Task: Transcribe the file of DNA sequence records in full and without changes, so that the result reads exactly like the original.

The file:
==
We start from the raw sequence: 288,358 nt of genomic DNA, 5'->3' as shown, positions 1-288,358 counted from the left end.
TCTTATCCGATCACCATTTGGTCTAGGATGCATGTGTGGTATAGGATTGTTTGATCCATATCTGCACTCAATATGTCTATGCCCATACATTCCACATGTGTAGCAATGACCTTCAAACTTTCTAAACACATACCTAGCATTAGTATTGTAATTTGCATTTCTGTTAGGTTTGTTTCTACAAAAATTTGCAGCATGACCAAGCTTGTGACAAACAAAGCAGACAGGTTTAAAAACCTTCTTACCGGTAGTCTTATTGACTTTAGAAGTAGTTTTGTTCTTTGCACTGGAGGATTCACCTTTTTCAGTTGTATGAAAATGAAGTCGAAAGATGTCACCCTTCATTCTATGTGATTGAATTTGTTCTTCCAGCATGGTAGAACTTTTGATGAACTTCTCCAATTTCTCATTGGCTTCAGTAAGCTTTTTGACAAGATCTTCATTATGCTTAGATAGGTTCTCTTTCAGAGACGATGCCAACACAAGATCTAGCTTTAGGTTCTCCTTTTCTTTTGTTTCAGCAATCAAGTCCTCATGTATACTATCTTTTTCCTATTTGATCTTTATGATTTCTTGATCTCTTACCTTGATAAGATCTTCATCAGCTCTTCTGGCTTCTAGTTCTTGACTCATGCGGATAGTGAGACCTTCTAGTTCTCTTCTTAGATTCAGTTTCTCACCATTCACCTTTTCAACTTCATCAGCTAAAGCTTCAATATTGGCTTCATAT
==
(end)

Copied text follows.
We start from the raw sequence: 288,358 nt of genomic DNA, 5'->3' as shown, positions 1-288,358 counted from the left end.
TCTTATCCGATCACCATTTGGTCTAGGATGCATGTGTGGTATAGGATTGTTTGATCCATATCTGCACTCAATATGTCTATGCCCATACATTCCACATGTGTAGCAATGACCTTCAAACTTTCTAAACACATACCTAGCATTAGTATTGTAATTTGCATTTCTGTTAGGTTTGTTTCTACAAAAATTTGCAGCATGACCAAGCTTGTGACAAACAAAGCAGACAGGTTTAAAAACCTTCTTACCGGTAGTCTTATTGACTTTAGAAGTAGTTTTGTTCTTTGCACTGGAGGATTCACCTTTTTCAGTTGTATGAAAATGAAGTCGAAAGATGTCACCCTTCATTCTATGTGATTGAATTTGTTCTTCCAGCATGGTAGAACTTTTGATGAACTTCTCCAATTTCTCATTGGCTTCAGTAAGCTTTTTGACAAGATCTTCATTATGCTTAGATAGGTTCTCTTTCAGAGACGATGCCAACACAAGATCTAGCTTTAGGTTCTCCTTTTCTTTTGTTTCAGCAATCAAGTCCTCATGTATACTATCTTTTTCCTATTTGATCTTTATGATTTCTTGATCTCTTACCTTGATAAGATCTTCATCAGCTCTTCTGGCTTCTAGTTCTTGACTCATGCGGATAGTGAGACCTTCTAGTTCTCTTCTTAGATTCAGTTTCTCACCATTCACCTTTTCAACTTCATCAGCTAAAGCTTCAATATTGGCTTCATAT